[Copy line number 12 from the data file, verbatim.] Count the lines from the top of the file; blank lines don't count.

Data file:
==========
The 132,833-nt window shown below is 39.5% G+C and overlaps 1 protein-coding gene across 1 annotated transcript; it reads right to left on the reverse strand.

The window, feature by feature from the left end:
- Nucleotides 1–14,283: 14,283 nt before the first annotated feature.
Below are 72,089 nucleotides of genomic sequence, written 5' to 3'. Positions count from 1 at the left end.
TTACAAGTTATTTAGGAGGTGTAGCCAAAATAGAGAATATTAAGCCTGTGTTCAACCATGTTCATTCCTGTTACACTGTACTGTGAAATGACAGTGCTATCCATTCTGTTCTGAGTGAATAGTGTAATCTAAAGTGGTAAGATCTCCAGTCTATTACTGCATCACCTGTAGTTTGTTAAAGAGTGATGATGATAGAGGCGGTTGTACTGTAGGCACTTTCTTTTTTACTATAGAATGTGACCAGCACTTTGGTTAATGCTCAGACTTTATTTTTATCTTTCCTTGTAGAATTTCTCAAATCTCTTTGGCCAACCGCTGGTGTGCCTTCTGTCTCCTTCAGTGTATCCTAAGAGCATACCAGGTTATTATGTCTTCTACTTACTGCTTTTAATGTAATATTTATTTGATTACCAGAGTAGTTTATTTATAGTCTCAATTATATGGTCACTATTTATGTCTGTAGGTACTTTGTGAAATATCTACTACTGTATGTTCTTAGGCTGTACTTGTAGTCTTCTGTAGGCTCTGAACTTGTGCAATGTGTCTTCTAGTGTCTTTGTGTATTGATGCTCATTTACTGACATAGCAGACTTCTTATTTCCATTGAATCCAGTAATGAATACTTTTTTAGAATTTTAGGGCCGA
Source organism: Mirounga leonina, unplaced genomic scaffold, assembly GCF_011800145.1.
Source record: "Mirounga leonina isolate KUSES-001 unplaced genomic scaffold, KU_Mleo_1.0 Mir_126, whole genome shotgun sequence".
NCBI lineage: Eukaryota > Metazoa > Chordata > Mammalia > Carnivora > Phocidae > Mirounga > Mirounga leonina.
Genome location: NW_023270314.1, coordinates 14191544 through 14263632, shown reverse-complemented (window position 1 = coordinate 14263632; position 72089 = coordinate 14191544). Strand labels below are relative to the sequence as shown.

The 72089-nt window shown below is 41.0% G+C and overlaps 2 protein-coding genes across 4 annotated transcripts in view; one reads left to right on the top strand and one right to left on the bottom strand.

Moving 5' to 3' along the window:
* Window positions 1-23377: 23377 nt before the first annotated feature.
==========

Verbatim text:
* Window positions 1-23377: 23377 nt before the first annotated feature.